Job: Sermon 9: Part 2: The Wife of Job

Job 2v9 His wife said to him, “Do you still continue in your singleness? Curse God and die!”

Now, Job’s wife comes to him to provoke him to despair.

The devil finds means enough to encumber us, without having to use his bellows to quicken up the fire. There is such a great sturdiness in human nature’s rebellion against God that it is pitiful to see. Instead of quietly submitting ourselves to God and to his Holy Spirit as we ought to do, we conceive wandering imaginations and there is not any of us at all who does not have a store of dotages in his brain, through which he is made drunken. We know that all the lusts of our flesh are enemies against God. So then, there is not one of us who does not overshoot himself, even when there is nobody to entice us and to provoke us against God, or to draw us into despair. In short, even though Satan may take no instruments outside our own persons to deceive us, he shall find enough within us. Our enemies are already within us, for all our wavering fancies are utter enemies to God and all our affections are armed against him to make us strive against his punishments when he sends them to us.

Therefore, a double war was waged against Job when besides the possibility of being tempted within himself, his own wife provoked him to despair. For that brought the misery in even greater measure. But God permits this to happen to his faithful ones, especially when he has determined to try them to the quick.

This did not happen to Job alone. We see it in David in the sixty ninth psalm and we see it most of all in our Lord Jesus Christ. These are two mirrors, in which God meant to represent this kind of temptation to us. One of the most grievous complaints that David made was that he was mocked for putting his trust in God. He became a laughing stock and men stuck out their tongues at him and mocked him saying, ‘See here! He boasted that he sat in God’s lap. He called God his protector, his buckler and his fortress. He bragged that he called upon God and that he resorted to God for refuge. It seemed that God would never forsake him. But look now! It has become clear how God really esteemed David!’ All the miseries that David endured were not so hard to digest, nor were their wounds so deadly, as these reproaches that the men hurled at him. And truly Satan sees how he holds us by the throat, when he has won this point at our hands. For he does not simply stand scanning where he may prick or wound us in an arm or leg, but rather, when he has won this point, he has succeeded in scoring a direct hit, right at the heart and throat. So one of his main weapons is to use wicked people to mock us as though we have trusted God in vain and as though we were disappointed of the hope that we waited for at the hand of God. We see then that our faith will go to utter ruin if for one minute we give the slightest consideration to such temptation.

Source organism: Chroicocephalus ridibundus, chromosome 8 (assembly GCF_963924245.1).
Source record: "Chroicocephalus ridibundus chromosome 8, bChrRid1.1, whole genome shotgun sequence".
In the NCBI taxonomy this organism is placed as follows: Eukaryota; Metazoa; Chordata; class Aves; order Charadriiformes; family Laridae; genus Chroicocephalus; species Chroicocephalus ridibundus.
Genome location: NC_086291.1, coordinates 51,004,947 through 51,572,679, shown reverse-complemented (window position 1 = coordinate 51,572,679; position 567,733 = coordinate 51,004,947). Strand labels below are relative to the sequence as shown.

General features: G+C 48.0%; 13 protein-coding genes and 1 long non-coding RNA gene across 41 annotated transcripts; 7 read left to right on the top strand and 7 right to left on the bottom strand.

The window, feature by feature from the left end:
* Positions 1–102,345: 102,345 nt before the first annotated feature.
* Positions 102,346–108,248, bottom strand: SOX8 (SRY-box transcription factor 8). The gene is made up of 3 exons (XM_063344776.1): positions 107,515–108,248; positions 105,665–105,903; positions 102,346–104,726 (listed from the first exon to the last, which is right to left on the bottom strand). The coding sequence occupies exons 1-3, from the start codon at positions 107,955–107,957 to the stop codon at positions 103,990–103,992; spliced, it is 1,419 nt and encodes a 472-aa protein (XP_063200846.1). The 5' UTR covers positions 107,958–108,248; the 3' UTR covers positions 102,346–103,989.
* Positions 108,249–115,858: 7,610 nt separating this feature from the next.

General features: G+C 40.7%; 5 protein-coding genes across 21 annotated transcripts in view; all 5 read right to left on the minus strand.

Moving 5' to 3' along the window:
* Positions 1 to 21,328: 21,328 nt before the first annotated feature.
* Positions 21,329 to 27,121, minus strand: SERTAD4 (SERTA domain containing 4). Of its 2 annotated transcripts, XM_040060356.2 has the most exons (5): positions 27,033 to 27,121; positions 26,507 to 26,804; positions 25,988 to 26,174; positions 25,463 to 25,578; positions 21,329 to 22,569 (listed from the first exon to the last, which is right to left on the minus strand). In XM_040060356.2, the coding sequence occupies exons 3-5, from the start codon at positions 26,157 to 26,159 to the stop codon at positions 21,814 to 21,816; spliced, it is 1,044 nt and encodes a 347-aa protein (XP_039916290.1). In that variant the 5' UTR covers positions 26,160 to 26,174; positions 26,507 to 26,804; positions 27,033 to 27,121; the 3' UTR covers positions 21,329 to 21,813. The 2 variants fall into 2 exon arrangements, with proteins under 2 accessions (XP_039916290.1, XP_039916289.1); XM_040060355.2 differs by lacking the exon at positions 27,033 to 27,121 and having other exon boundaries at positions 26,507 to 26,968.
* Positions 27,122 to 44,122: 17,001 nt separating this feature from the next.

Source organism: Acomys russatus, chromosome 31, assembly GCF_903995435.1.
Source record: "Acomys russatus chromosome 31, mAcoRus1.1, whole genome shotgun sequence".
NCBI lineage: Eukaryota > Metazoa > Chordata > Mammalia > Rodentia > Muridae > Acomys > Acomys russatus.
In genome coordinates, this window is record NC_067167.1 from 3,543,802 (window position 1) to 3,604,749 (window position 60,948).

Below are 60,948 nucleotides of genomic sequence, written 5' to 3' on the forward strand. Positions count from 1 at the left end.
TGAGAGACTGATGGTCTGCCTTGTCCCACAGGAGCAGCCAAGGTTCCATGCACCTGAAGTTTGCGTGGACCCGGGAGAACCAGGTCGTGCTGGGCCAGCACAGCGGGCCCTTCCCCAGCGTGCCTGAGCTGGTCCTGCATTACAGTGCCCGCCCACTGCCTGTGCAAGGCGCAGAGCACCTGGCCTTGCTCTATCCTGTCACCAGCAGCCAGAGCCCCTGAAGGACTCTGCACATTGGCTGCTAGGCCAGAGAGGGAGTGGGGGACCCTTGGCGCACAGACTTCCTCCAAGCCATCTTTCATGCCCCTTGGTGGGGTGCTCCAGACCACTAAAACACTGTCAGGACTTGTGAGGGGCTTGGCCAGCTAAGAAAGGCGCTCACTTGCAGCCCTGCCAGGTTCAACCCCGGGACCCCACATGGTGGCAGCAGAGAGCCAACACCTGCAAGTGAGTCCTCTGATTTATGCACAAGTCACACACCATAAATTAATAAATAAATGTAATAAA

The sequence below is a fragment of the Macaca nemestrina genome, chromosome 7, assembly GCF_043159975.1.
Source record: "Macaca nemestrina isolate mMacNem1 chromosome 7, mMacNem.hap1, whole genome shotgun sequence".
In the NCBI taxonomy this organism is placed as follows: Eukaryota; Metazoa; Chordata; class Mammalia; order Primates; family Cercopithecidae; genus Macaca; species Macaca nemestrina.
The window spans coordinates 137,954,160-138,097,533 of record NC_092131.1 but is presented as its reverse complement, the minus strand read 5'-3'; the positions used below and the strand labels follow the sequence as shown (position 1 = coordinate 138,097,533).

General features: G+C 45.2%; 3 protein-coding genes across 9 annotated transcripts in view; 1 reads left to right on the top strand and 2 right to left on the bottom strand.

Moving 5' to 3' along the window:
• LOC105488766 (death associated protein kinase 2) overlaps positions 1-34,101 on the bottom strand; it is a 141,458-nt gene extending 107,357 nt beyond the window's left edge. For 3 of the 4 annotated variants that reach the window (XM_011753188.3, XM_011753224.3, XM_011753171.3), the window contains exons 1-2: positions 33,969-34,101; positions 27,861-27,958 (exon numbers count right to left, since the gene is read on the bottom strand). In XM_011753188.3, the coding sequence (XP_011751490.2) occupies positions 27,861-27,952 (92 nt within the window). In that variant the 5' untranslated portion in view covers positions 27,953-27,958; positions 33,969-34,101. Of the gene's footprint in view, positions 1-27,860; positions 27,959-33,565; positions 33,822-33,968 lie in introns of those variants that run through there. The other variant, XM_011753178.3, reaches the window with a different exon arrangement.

Having noted what befell David, we can see that the same was accomplished in our Lord Jesus Christ. Therefore, it behoves the faithful to be fashioned like him and to fulfil their calling. We should put ourselves in readiness to resist when we are called upon to endure adversities and when wicked persons, for that is what Job’s wife was, come to sting us by scoffing at our faith, in a way that can only cast us into despair if we allow it; in a way intended to convince our hearts that God is against us and to convince us that we will be cut short of the trust that we place in him when we do not find the succour that we looked for at his hand. Let us arm ourselves against such temptations that we do not quail under them.

Job’s wife was indeed a wicked woman. A person may be brought to despair by persecutions against himself. But when a person encourages another to forsake God, that is an entirely different order of magnitude. Why was this woman Job’s wife? One can only conclude that in times of comfort, everything was sweetness and light and that there was no reason to suspect that her heart was set against God. It was only under times of trial that her heart was revealed. She is one of the antichrists that the apostle John writes about in the second chapter of his first epistle:

1 John 2v18 – 19 Dear children, this is the last hour; and you have heard that the antichrist is coming, even now many antichrists have come. This is how we know that it is the last hour. They went out from us, but they did not really belong to us. For if they had belonged to us, they would have remained with us; but their going showed that none of them belonged to us.

Job’s wife shows clearly and plainly which side she is on and she shows that she had never belonged to God’s faithful in the first place. But it is only in time of trial that she ‘went out’ and, in so doing, declared herself.